The Photographer of Empty Lots
Darkness masks what
moves around his walls,
the room, the unexpected
as though cut in rock
most of us avoid –
Is this where his Cyclops
in that oversized sheet?
is that his cot?
there his empty food packets?
Suppose the photographer adjusted
the light? Lifted the shades?
Would he find his old Leica,
his light meter, his keys?
I feel untied tried
as in put upon
but more loosened from
as though I were
put upside down,
in the opposite position
back to front
as if I were
when you talk to me
I start pulsing
as though counting,
then a lurch –
it’s not my stop but
a loop de loop,
a trick pilots in old days
prided themselves on
which must have caused
at least mentally;
the co-pilot didn’t fall out which
at moments like these feels
exactly like that.
First published in La Presa, Issue 2, April 2017
The Last Year
I can’t say I was hungry my mother said,
her little sandwiches—
appetite enhancers, the nurse confided
you couldn’t enter her room
without at least half a peanut butter and jelly sandwich
If you stood in the doorway empty-handed,
she’d point hungrily:
What do you have for me in that pocket?
her new fleshiness
as though she were sitting
in a lake of herself
I can’t tell you the emptiness I felt,
yet charmed by what her tongue could bring
she lived happily.
Touch Me Not
If it isn’t perfect, it’s nothing -
by it I mean he or she
although sometimes when, sometimes where.
A silencer comes with my weapon,
and when I unholster, line up my shot,
fire – I disappear just like that,
the lovely orange in the little Christmas house –
only I’m still there, but with something
up my sleeve which is Goodbye.
I clothe you in an airy sheath, adhere
to your glossy surfaces, shade you, cozy you
under the hot sun. At last, you think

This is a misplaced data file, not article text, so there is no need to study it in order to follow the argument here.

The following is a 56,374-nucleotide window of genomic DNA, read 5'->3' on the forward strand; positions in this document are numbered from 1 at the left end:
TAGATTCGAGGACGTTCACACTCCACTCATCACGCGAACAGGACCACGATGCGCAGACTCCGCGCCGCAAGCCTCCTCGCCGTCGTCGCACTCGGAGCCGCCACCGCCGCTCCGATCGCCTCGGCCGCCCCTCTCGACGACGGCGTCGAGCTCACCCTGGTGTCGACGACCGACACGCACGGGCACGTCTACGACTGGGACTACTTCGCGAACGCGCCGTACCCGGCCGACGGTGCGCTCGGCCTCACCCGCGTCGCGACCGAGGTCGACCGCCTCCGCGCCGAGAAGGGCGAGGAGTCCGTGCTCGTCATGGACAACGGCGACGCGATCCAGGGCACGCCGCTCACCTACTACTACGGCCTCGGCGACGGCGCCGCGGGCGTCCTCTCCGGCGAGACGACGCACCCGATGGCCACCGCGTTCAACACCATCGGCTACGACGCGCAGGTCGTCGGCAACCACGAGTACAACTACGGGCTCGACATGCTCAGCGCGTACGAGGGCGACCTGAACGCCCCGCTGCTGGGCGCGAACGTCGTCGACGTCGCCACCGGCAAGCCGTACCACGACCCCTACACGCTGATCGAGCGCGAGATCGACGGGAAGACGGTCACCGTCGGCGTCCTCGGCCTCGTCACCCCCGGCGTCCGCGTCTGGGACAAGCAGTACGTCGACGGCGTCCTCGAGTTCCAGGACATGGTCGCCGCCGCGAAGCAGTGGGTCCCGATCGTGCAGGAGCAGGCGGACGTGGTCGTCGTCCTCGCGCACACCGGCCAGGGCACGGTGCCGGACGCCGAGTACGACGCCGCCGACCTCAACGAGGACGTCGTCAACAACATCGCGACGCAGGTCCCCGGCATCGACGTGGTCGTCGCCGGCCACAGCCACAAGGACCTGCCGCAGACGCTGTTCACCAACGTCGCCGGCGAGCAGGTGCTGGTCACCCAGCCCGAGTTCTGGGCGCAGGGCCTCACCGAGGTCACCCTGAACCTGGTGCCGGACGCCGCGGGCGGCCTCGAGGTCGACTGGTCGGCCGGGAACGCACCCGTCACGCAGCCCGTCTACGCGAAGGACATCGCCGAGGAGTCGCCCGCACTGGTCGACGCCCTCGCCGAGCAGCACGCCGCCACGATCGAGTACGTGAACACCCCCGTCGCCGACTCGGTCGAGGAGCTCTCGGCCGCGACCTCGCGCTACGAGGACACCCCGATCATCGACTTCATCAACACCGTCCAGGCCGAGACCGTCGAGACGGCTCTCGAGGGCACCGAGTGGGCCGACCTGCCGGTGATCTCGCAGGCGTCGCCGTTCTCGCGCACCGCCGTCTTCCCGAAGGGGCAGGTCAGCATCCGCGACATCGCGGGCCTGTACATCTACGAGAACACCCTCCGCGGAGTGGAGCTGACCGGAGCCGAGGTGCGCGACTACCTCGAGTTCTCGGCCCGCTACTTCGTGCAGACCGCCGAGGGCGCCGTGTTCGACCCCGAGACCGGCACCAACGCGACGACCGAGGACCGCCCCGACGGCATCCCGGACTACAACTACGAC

you’re getting the hang of it,
the give and take
of life, but make no mistake, when you
look about, the you you see
in stretchy unfolding, the curves
you didn’t know you had: flexible, reaching – you
in all your agency is me, and I’m hungry.
The crevices you try to hide
I admire, nestle into, blossom.
How sturdy you are, how I flutter
in your shadow. Is my attention flattering?
My leafy attractions? In moonlight you gleam;
I darken, wither, but each day, as you hold me,
I grow. My roots thicken in you. I become
your extremities, the fingers, the dancing feet
or more accurately your glittering fringes.
In time, I’ll spread myself over you:
your masonry, your ledges and openings,
even as you crumble, I’ll hold you.
Plants was first published in La Presa, Issue 1, January, 2017
I still taste those years:
wooden with bronze pulls, you
staring at my oversized cushions,
a script I didn’t plan to interpret.
I wandered in fog,
the impressionist painting of my cataract days.
Why does memory bathe itself?
Astounded, sated, spooked?
The old furniture, those broken drawers,
the put-one-over smile as you fingered the knobs,
sizing up the ersatz jade, the scrapped Formica.
You a nuisance who drank a little, me pouring.
Lee Gould, the editor of La Presa, a bilingual journal published three times annually is also a poet, translator and reviewer,. Her poems and reviews have appeared in journals such as Quarterly West, the Berkshire REview, Magma, Passager and others as well as anthologies in the US, England and Canada. Her chapbook Weeds was published in 2010. She lives in Guanajuato, MExico.